Quinces are the often-forgotten member of the pomme family, you may have only heard of it in the quince paste form next to the brie on the cheese board. Pagan Cider has a history with apples combined with extra fruity bits in ciders. The Pagan Quince Cider is the latest in their lineup.
The question is why would Pagan want to put quince in a Cider? Quinces are not going to win a beauty contest any time soon but just because the fruit is ugly is no automatic entry into Club Cider. Quince are well known for their tartness, if you eat one fresh from the tree it would be basically inedible because of the tartness and sourness. It’s common to be left to fruit and be hit by early winter frosts to help it start to sweeten up.
It’s this abundance of sourness and tartness found in the quince that is lacking in most apples grown in Australia. So, by adding the quince in, you can create profiles more reminiscent of European Ciders.
Pagan Quince Cider is a limited release. It is made up of mostly Tasmanian grown apples with the rest made up from locally grown quince. The problem with the limited release is that it is a very small production run available from the Pagan’s Cellar Door
A couple of caveats before I start. My parents posted this bottle direct from the cellar door in Tasmania that they visited on their holiday. Big thank you to mum and dad. As soon as it arrived it went straight in to the fridge. I should have probably left it a few days to settle, so my glass is seriously cloudy, think watery tomato soup. Not 100% sure that is how the Cider makers at Pagan indented it to be drunk but that’s how I’m drinking it.
The quince is coming in loud and proud, sort of a sweet acidic mix of dark chocolate and summery melons. If you have every had a slice of quince paste on your brie and biscuit, well this is it amped up. The scent on the alcohol is very apparent for a 8% Cider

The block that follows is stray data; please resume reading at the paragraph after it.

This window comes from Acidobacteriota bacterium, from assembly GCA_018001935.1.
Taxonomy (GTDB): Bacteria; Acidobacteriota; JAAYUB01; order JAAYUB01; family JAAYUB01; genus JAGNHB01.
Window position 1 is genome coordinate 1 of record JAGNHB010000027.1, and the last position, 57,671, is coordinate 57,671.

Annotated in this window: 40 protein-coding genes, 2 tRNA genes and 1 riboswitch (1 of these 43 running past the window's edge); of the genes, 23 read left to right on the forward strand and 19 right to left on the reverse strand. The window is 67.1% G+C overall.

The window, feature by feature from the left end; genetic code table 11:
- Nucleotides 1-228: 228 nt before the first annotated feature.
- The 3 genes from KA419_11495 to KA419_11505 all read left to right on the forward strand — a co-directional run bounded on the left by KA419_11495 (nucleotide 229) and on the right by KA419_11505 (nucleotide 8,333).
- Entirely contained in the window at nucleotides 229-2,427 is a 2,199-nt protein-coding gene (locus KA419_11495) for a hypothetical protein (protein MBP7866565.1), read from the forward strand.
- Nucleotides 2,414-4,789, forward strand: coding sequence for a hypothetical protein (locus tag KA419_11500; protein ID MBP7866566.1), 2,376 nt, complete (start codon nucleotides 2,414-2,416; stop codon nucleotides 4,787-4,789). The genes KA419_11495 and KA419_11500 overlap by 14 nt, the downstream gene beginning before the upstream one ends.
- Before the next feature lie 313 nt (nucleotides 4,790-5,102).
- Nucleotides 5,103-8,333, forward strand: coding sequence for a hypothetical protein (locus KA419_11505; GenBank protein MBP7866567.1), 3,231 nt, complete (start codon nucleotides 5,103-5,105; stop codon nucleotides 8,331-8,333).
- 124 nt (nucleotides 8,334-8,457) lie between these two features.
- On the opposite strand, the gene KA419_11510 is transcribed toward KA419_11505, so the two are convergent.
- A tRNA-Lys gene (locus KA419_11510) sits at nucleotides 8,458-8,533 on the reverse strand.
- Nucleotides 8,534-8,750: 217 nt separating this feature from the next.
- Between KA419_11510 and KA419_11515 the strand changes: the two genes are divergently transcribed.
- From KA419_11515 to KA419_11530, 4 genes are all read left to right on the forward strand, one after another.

The Pagan Quince Cider is a big astringent bomb but it’s been tamed by the sharp edges that have been sanded off. It is very well balanced, whilst the sharpness of the quince is the hero it is balanced out by some juicy apples. The delicate bubbles break up the thick texture of this very cloudy cider.
The finish is long and lingers on with the taste of apples
Final Thoughts on Pagan Quince Cider
The addition of quince is an interesting one. Cider is made from apples; Perry is from pears but the quinces main claim to fame is as the base for a distilled spirit but rarely in a wine style drink. The reason it’s been added is to give a bigger, more full-on flavour not possible with eating apples. It will be interesting to see what English cider fans say about it.
As for the taste, Pagan Ciders Quince Cider is begging to be matched with a plate of soft creamy cheeses. It’s very… quiet Sunday afternoon with friends.
|Product||Pagan Quince Cider|
|Country of Origin||Australia|
|Region||Houn Valley, Tasmania|